Assemblymember Kansen Chu (D-Milpitas) hosted an interfaith panel at the Milpitas Unified School District Boardroom last Thursday, showcasing a resolution aimed at reducing hate crimes across the state.
The resolution, ACR 108, officially known as the Compassionate California Resolution, would declare California the first “compassionate state” in the country.
The bill’s text calls on “all sectors of civic and community life” to resolve to be more welcoming and accepting of minorities, LGBT people, and other marginalized groups residing in the state.
And not a moment too soon, at least according to Chu. Hate crimes increased by 17 percent in 2017, with a sharp increase in crimes involving race, sexual orientation, and religion. Hate crimes did, however, decrease by 2.5 percent overall from 2017 to 2018, according to a study by the California Department of Justice.
“Compassion is a simple word to write but very hard to practice,” Chu stated in a press release. “I believe compassion can go a long way to breaking down barriers and fear.”
Those in attendance heard a brief summary of the resolution, and also heard from several religious leaders from across Silicon Valley. The discussion centered around how faith leaders and their followers can work together with people outside their circles to better understand each other’s perspectives, according to Chu.
Through understanding each other’s beliefs, said the assemblymember, Californians can better understand each other’s struggles.
Speakers included Imam Tahir Anwar of the South Bay Islamic Association; Diane Fisher, the director of the Community Relations Council of the Jewish Federation of Silicon Valley; Jon Pedigo, a priest with Catholic Charities of Silicon Valley; Girish Shah, the cofounder of the Jain Center of Northern California; Jian Sheng of the Chung Tai Zen Center; Nivair Singh of the Sikh Coalition; and Rajeev Singh of the Northern California chapter of the Hindu American Foundation.
“The question still remains: How do we spread compassion?” Singh asked rhetorically during his presentation. “Compassionate California is an answer to that. It encourages us to improve the lives of all California residents and treat them with dignity.”
He presented solutions such as looking at textbook bias and looking at the concept of the Diversity Dividend.
The panel served as a hearing for the Assembly Select Committee on Hate Crimes, which Chu founded in February, 2017, in response to the increasing number of hate crimes across the country after the election of President Donald Trump.
“I think this is the first of many more hearings,” said Chu in a follow-up interview with The Beat. “Religious leaders all have a way of reaching out to their followers, and they can help lead that discussion. I think it’s the first step to foster multiple levels of understanding.”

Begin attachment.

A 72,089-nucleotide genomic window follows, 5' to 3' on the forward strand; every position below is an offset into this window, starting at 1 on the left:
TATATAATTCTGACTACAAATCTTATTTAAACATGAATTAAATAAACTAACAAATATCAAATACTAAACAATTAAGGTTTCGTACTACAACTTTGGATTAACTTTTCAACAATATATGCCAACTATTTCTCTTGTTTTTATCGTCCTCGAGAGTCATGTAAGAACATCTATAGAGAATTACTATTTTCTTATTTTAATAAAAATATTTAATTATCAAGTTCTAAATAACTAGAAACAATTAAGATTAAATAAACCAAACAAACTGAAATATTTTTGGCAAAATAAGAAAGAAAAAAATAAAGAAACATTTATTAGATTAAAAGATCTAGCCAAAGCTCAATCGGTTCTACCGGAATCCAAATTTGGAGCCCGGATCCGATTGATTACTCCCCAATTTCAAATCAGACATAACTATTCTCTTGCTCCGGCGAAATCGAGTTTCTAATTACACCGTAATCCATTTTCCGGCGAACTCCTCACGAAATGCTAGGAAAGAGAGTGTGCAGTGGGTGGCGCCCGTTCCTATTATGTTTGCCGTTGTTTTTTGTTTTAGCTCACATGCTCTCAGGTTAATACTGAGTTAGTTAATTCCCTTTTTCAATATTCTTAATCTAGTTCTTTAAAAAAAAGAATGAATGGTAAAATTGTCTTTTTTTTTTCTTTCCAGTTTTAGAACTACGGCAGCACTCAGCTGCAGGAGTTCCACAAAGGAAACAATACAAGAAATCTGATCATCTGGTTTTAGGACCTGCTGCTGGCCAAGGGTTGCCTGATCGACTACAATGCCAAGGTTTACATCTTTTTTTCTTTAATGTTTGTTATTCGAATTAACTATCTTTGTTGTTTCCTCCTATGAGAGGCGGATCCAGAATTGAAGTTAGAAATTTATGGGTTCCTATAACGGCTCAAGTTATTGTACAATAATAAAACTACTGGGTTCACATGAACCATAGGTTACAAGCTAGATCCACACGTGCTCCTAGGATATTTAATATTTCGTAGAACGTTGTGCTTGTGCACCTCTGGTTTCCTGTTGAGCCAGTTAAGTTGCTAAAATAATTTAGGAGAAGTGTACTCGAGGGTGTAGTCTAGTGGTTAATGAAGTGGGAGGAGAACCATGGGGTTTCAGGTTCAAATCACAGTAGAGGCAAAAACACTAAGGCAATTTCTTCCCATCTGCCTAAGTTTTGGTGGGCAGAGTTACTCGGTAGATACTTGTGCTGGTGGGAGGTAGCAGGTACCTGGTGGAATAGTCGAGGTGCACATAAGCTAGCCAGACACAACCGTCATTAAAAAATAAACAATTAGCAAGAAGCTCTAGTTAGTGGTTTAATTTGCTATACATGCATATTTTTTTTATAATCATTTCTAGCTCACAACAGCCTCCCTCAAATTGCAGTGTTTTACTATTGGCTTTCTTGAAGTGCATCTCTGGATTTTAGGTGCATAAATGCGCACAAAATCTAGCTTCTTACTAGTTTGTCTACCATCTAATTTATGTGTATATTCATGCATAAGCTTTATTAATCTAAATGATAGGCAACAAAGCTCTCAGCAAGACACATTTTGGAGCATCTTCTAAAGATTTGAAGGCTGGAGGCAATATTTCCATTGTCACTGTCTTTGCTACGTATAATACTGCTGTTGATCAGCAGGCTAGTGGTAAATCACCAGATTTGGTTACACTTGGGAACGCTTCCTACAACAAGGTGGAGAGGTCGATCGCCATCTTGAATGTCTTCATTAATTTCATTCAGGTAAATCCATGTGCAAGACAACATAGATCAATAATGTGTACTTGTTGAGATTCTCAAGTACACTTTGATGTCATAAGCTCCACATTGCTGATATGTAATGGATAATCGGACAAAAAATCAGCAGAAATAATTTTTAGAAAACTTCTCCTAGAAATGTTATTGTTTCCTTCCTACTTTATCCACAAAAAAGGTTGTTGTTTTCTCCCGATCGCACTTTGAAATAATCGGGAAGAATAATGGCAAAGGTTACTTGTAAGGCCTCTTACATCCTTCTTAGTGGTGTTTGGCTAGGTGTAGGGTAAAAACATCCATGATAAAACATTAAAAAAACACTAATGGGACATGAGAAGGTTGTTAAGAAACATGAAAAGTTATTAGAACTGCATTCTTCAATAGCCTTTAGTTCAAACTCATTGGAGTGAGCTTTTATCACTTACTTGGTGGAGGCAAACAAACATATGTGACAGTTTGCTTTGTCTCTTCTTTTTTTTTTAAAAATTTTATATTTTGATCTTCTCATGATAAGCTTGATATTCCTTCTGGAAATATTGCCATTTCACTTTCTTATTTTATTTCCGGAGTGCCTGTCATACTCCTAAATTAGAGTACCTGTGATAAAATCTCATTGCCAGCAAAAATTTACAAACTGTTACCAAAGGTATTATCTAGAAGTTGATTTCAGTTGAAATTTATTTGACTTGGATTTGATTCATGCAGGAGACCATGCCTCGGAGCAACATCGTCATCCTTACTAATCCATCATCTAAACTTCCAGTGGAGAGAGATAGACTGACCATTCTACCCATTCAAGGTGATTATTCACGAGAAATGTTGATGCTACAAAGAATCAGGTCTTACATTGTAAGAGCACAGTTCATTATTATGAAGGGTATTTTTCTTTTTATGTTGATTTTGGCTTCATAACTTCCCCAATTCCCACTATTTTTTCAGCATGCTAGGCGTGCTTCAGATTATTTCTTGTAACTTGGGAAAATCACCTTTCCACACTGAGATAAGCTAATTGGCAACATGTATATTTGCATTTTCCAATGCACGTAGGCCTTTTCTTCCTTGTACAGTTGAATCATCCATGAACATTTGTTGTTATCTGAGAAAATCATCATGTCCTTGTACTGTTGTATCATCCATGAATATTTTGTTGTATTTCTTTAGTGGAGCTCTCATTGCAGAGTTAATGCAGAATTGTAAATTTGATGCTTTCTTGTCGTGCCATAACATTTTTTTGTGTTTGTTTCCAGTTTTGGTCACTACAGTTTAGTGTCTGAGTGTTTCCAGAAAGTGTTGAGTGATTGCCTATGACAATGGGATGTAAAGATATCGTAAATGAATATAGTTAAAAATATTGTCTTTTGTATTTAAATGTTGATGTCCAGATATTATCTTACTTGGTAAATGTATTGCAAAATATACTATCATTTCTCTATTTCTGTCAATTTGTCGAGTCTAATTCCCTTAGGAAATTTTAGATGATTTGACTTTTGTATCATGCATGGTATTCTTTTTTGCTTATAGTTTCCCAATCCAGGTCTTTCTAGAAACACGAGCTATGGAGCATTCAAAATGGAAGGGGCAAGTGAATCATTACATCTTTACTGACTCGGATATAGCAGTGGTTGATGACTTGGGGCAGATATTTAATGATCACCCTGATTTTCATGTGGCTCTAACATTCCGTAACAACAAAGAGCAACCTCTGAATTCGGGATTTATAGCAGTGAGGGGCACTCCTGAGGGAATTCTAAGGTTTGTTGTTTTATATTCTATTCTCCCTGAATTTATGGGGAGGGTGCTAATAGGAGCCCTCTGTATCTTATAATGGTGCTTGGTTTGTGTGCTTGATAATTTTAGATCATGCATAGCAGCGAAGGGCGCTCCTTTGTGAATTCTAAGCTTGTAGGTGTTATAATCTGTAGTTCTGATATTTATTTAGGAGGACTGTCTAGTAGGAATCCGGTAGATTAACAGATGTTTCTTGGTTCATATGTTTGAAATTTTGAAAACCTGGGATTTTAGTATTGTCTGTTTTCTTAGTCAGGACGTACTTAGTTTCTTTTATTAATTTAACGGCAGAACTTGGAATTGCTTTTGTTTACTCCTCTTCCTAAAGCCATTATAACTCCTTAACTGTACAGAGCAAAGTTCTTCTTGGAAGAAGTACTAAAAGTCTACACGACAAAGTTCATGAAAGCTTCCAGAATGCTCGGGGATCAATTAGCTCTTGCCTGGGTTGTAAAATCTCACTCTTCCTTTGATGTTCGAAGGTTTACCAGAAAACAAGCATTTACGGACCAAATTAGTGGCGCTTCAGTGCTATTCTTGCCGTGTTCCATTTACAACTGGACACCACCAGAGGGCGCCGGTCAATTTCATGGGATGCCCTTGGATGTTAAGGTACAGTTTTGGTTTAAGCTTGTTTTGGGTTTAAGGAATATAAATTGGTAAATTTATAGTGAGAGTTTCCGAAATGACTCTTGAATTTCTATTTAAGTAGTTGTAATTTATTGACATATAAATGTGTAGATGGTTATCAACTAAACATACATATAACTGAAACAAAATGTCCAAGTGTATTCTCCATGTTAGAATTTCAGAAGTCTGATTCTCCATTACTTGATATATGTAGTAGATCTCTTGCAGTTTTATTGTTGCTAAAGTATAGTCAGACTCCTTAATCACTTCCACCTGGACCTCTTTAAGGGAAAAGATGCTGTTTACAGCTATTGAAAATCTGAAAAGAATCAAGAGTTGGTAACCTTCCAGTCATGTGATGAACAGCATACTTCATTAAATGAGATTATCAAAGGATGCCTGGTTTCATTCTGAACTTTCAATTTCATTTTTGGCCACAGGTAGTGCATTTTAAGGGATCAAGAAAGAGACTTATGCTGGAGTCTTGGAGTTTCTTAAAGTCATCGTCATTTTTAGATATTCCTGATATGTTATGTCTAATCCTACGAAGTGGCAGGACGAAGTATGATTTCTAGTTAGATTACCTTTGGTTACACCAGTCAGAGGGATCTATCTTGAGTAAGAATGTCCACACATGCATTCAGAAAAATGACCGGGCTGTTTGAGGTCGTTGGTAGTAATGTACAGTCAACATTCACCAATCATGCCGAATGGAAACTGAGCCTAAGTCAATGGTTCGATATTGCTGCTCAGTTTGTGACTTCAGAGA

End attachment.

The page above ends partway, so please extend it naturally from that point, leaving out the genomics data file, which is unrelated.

Since the committee’s establishment, Chu has introduced a flurry of bills meant to combat hate crimes, including AB 300 and AB 301, which seek to amend the state’s hate crime statutes, and AB 1052, which would require law enforcement officers to enroll in state-mandated hate crime training.
“I know there are a lot of you here who think, ‘I have nothing in common with trans women.’ I disagree,” said a trans woman named Roxanne during the event’s public comment segment. “We know what it’s like to lose jobs or not get jobs just because of our appearance.”
She recounted several times when San Jose Police were “called off” from her home after she called them to report harassment.
“There has been institutionalized hate,” she said.
Also in attendance, although not on the panel, was local attorney Anne Kepner, who is in the running for Chu’s assembly seat. Earlier this year, Chu ditched ambitions for another term in the assembly and instead launched a campaign for the County Board of Supervisors.
“If we look at issues from the perspectives of the most vulnerable like in this resolution, we’ll come to better solutions,” said Kepner. “Fighting for everyone’s rights is our mandate.”
Neighboring Fremont, which lies in Chu’s district, and nearby Union City have already declared themselves compassionate cities. Chu hopes the momentum from these declarations will carry over to the state level. He echoed the sentiments of a group of students who spoke at the hearing from Archbishop Mitty High School, advocating for hate crime curriculums in California schools.
Chu added, “I’m hoping we can shed some light and open the doors for suggestions from our faith leaders in our community as a first step to foster this multi-religious, multicultural understanding.”
ACR 108 is tentatively scheduled for a vote on the Assembly floor in January, 2020.